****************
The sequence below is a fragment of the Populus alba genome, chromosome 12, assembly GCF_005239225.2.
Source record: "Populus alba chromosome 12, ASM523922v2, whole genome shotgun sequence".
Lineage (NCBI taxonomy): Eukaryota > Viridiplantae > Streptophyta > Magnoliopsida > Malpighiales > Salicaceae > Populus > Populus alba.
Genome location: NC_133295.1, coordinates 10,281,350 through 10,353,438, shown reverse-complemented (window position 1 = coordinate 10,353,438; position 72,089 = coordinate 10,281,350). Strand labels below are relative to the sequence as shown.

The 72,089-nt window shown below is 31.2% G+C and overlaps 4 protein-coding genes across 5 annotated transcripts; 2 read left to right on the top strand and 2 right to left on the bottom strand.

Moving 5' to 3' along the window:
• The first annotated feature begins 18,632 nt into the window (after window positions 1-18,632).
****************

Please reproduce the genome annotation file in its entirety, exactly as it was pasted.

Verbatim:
The sequence below is a fragment of the Populus alba genome, chromosome 12, assembly GCF_005239225.2.
Source record: "Populus alba chromosome 12, ASM523922v2, whole genome shotgun sequence".
Lineage (NCBI taxonomy): Eukaryota > Viridiplantae > Streptophyta > Magnoliopsida > Malpighiales > Salicaceae > Populus > Populus alba.
Genome location: NC_133295.1, coordinates 10,281,350 through 10,353,438, shown reverse-complemented (window position 1 = coordinate 10,353,438; position 72,089 = coordinate 10,281,350). Strand labels below are relative to the sequence as shown.

The 72,089-nt window shown below is 31.2% G+C and overlaps 4 protein-coding genes across 5 annotated transcripts; 2 read left to right on the top strand and 2 right to left on the bottom strand.

Moving 5' to 3' along the window:
• The first annotated feature begins 18,632 nt into the window (after window positions 1-18,632).